ONE of the many mammoth mail-order catalogs that come to my midget mansion unbade was being made ready for the sanitary disposal run, and my eye fell upon this: "Cook the Whole Meal in One Dish!" If there is great need for such a utensil, it merely means that not too many people have gone camping with John. The picture under this persuasive come-on showed a device with hinges and side-cars, and then I picked up the next catalog.
Bill and I, who spend a week together in the deep Maine wilderness every July, got things down to two dishes about 25 years ago. The second one is to heat water to wash the first. True, we don't attempt elaborate meals. If we start with a bisque, we then deploy a porterhouse apiece, with F. F. Pots and onion-mushroom garnish, creamed carrots, green beans or peas, either cauliflower or broccoli, a small green salad, some hot blueberry bread, and things like that. Nothing complicated.
We like a strawberry shortcake for dessert, and with his German background Bill has to have his Schlagsahne on it, whereas I let the strawberries suffice. It's enough. If we need more than that, we have a lunch at bedtime. We always wash our cooking dish and the supper things before we retire.
My training in the one-pot technique came from my grandfather, who was a sergeant in Company I of the 16th Maine Volunteers. If you remember, that was one of the regiments in the famed "Blanket Brigade."
For some reason never explained, five Northern regiments got lost from the supporting War Department, and for many months no supply wagons appeared. Food was scavenged. Uniforms disintegrated off the soldiers, and later when they marched through Washington on their way to battle the men wrapped themselves for warmth and modesty in their blankets. Hence, the Blanket Brigade.
My grandfather, a woodswise farm boy, called the search for food a "skirmish," and when anything to eat appeared he was the one who knew how to dress game and cook on a campfire. In my youth I would go to the woodlot with Gramp and at noonin' he'd whip up a cordon bleu masterpiece in a pail and tell me how he dressed out a hog the night before Fredericksburg, and two geese the evening after Pickett's Charge. According to him, Company I dined well.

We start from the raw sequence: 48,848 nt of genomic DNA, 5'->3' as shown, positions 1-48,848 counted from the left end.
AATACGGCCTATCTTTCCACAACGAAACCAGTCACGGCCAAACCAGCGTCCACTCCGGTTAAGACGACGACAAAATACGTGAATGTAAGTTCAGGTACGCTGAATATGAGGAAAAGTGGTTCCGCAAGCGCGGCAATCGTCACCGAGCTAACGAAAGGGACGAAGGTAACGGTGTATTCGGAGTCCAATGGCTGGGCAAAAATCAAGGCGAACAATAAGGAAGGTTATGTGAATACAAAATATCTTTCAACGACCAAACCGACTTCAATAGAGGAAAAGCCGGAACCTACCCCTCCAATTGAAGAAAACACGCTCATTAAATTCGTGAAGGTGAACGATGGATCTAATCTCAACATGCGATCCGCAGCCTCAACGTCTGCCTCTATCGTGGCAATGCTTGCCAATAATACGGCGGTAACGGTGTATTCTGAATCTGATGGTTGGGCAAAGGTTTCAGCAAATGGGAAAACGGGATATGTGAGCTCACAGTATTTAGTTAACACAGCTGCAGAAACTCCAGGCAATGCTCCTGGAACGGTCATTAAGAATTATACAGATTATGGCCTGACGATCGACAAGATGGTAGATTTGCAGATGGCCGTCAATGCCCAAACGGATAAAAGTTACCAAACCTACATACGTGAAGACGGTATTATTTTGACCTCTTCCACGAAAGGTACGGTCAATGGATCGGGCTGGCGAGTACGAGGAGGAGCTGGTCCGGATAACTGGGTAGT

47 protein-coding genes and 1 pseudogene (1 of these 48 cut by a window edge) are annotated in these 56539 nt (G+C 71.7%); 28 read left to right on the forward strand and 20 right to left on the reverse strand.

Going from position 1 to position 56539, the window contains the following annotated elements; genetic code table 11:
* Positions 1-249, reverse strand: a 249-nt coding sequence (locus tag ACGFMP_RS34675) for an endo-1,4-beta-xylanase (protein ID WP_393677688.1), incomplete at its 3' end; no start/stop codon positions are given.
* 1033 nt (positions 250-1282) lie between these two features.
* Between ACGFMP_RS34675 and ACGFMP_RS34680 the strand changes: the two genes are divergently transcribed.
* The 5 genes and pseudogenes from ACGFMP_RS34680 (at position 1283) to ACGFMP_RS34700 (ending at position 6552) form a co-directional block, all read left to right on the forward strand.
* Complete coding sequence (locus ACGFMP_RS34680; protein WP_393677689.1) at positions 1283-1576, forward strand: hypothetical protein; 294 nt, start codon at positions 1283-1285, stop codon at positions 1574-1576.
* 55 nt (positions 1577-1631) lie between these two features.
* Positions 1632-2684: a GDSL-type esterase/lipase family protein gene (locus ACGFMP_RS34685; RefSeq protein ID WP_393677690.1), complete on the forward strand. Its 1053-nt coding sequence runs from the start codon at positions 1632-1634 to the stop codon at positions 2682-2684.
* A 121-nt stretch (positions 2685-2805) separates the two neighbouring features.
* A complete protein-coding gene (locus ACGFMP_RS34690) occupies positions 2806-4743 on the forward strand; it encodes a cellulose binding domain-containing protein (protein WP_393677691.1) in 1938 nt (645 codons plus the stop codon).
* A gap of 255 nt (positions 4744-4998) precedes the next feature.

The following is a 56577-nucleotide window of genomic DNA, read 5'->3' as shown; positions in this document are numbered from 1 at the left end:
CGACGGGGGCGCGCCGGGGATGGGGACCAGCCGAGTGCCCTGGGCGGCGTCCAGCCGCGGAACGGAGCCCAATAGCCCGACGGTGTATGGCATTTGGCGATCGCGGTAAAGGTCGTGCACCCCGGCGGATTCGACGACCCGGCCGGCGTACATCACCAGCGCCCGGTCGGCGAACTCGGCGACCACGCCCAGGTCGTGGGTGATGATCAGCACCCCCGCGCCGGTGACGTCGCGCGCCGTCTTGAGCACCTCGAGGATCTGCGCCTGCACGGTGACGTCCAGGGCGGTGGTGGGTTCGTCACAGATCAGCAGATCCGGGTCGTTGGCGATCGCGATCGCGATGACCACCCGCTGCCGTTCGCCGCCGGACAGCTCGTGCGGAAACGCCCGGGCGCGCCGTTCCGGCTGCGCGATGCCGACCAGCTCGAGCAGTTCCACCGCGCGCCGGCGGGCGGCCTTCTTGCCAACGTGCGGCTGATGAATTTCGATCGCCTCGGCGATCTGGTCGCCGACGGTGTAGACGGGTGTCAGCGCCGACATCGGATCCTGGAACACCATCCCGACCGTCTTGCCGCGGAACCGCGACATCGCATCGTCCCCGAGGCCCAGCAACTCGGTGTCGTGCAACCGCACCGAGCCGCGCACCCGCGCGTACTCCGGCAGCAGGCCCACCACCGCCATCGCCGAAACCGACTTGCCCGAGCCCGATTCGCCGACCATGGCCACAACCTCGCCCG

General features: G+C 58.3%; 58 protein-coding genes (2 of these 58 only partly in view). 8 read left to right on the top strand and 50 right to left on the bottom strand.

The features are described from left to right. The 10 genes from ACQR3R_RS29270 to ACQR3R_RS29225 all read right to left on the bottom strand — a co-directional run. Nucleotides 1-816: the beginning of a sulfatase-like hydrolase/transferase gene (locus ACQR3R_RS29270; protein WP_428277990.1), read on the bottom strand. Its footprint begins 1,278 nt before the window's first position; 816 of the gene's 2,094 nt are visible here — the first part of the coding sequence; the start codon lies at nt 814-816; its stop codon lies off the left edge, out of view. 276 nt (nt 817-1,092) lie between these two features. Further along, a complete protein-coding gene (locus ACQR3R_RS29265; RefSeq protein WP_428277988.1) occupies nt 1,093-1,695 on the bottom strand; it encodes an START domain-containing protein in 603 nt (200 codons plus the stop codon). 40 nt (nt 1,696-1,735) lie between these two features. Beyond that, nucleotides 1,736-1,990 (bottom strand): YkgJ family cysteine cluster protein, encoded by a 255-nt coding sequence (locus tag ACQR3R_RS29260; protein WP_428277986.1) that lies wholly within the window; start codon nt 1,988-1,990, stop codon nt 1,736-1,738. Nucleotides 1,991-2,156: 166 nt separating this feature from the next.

He told me, too, about the Christmas dinner his father and mother had in 1790. Six miles away, over on what later came to be called Mosquito Hill, a "neighbor" family had moved in and built a cabin. It was the only settlement between our place and the seacoast village at Georgetown. So the two families had Christmas dinner together at the new home.
Austerity went with pioneering, and the hostess on this festive occasion was limited in her kitchen equipment. She had one pot, a fork, and a long-handled iron spoon. In the pot she had produced a venison stew, and the pot had been brought from the open fire on the hearth to be set on the table her husband had fashioned from split pine planks.
The husband had also fashioned beautiful dinner dishes from birch bark. Great-grandmother had the spoon and great-grandfather the fork, since they were guests. Mr. Curtis (their name was Curtis) had his woodsman's skinning knife, and Mrs. Curtis ate with a leather-working awl. As best each could, each dipped from the one and only central pot.
It was as fine a Christmas as anybody ever had.
I am reminded, too, of the time I surprised Old Walt as he was coming out of Bill Bauer's bakeshop. Walt lived alone in a camp up on the Rabbit Road, and he was a fantastic cook. Every time the Baptist Ladies' Aid had a bake sale Walt would bring in another masterpiece. But here he was buying!
He explained, "My oven door's brok' off." He said he tried to make do until the foundry sent a new hinge, and he said, "I just got hungry for things I ain't got."
He said he couldn't bake anything, and "for three weeks now all's I've et come out-a one skillet." Walt shifted the hot paper bag of goodies to his other arm, and he said, "Everything's tasted like fritters."